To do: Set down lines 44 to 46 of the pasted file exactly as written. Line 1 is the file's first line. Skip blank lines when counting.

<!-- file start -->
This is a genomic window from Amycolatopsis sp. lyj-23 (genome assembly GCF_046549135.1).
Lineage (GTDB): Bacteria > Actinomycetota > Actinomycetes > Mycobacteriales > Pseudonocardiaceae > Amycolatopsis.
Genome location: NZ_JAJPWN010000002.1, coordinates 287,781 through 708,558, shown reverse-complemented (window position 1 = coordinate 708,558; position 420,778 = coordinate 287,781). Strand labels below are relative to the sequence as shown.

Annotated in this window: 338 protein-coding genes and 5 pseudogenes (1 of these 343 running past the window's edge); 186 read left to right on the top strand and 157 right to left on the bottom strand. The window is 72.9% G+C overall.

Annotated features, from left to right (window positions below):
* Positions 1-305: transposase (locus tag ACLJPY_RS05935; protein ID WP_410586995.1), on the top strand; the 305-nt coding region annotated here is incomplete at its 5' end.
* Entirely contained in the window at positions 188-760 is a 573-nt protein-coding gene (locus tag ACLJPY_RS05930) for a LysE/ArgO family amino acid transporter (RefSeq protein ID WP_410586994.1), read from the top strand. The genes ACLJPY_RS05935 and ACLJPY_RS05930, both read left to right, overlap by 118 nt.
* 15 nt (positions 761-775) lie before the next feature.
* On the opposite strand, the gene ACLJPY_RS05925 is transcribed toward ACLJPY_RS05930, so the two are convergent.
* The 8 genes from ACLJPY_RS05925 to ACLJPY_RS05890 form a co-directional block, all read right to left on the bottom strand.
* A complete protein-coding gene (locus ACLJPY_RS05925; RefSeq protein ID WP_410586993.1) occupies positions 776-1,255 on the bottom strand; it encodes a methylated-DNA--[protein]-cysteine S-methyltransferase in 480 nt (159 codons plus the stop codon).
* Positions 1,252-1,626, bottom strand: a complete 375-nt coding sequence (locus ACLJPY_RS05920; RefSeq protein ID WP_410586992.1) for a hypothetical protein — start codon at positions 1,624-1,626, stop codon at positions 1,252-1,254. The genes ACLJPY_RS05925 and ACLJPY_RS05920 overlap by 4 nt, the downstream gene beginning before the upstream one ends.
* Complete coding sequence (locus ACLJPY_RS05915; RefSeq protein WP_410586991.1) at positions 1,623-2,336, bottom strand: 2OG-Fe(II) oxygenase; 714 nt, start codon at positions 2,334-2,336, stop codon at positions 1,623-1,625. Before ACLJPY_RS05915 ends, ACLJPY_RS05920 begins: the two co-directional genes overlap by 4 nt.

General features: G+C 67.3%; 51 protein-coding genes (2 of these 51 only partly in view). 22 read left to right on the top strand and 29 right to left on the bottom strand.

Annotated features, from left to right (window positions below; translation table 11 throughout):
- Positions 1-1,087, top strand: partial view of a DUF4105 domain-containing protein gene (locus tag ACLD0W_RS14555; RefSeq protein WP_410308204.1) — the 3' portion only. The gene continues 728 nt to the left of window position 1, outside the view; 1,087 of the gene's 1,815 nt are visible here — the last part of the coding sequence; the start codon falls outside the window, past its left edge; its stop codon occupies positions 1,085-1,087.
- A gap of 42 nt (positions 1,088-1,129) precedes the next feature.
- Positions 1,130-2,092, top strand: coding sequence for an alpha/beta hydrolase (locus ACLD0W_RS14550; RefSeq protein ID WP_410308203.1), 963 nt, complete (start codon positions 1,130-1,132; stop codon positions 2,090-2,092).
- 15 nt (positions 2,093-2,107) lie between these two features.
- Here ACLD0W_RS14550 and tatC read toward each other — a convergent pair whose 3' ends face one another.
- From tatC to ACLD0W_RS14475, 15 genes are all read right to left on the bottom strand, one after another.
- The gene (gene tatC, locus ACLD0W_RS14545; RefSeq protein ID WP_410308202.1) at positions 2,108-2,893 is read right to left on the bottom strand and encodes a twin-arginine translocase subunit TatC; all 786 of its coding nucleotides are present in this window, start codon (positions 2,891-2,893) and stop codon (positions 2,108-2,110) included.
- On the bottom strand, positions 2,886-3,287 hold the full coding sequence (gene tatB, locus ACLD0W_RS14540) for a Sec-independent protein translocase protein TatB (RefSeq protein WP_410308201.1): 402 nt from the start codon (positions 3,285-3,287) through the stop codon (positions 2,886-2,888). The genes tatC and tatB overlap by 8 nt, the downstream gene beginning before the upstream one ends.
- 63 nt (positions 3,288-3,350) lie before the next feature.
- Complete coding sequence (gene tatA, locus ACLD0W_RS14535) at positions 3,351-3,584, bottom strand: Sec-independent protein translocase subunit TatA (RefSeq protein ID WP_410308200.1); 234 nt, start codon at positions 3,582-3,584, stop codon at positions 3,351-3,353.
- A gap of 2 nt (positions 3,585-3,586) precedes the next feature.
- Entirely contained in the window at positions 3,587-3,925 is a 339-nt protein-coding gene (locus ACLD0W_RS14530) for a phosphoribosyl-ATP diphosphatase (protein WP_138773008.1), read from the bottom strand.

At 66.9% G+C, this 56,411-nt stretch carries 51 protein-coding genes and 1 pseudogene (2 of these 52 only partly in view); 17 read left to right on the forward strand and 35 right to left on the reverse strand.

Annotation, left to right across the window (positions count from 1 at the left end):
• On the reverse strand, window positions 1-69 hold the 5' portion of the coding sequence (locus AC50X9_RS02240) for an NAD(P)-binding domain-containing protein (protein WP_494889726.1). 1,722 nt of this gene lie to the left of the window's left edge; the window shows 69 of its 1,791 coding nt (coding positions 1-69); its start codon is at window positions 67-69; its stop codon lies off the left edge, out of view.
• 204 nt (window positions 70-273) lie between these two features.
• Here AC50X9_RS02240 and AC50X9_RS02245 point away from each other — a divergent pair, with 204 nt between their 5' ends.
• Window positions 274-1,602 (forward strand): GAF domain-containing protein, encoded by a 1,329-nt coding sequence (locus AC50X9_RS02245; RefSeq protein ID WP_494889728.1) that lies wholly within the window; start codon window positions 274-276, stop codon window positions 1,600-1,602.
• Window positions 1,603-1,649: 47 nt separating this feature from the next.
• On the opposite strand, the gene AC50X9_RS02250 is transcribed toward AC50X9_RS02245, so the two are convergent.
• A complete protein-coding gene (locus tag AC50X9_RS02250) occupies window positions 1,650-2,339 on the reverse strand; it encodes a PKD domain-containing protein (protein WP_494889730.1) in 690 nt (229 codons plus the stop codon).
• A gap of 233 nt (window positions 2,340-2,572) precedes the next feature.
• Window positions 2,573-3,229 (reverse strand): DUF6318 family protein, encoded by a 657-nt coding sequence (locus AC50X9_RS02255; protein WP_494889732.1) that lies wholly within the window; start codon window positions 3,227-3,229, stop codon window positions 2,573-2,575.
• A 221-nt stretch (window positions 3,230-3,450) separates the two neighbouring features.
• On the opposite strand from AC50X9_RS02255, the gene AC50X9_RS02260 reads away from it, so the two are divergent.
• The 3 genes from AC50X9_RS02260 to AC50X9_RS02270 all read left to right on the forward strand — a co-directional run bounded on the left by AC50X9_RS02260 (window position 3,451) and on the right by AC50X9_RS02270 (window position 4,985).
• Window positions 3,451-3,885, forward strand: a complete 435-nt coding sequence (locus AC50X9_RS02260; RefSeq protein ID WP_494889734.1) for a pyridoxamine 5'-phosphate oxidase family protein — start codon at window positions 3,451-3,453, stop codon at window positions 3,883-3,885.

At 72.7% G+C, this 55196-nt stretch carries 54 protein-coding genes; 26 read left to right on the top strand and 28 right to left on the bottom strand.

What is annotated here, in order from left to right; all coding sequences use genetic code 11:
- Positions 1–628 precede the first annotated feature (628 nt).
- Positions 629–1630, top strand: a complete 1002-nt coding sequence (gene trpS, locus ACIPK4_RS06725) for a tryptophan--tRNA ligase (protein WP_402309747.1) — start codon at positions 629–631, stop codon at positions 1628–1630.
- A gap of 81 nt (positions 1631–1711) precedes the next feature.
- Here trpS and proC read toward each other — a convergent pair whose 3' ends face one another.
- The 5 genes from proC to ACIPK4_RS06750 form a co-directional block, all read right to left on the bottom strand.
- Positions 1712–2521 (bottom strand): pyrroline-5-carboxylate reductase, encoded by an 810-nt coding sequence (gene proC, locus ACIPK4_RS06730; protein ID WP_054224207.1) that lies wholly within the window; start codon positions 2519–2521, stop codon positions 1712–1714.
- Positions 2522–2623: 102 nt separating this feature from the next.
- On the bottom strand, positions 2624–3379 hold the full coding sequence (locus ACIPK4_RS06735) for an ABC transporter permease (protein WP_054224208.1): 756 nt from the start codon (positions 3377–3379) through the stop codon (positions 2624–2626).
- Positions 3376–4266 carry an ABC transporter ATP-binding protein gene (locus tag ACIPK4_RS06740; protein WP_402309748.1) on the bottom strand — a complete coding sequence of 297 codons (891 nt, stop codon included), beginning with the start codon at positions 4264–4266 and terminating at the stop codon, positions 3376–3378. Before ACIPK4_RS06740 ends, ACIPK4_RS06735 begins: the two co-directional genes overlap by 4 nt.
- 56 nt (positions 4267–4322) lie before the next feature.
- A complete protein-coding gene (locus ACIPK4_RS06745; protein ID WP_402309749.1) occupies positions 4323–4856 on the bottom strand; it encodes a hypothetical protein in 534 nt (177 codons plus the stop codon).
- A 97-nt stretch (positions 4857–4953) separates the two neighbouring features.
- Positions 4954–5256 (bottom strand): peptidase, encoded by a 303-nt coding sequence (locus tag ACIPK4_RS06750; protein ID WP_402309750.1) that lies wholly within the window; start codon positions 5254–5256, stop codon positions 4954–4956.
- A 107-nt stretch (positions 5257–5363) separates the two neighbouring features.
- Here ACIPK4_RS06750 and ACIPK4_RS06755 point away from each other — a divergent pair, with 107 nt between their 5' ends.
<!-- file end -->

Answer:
What is annotated here, in order from left to right; all coding sequences use genetic code 11:
- Positions 1–628 precede the first annotated feature (628 nt).
- Positions 629–1630, top strand: a complete 1002-nt coding sequence (gene trpS, locus ACIPK4_RS06725) for a tryptophan--tRNA ligase (protein WP_402309747.1) — start codon at positions 629–631, stop codon at positions 1628–1630.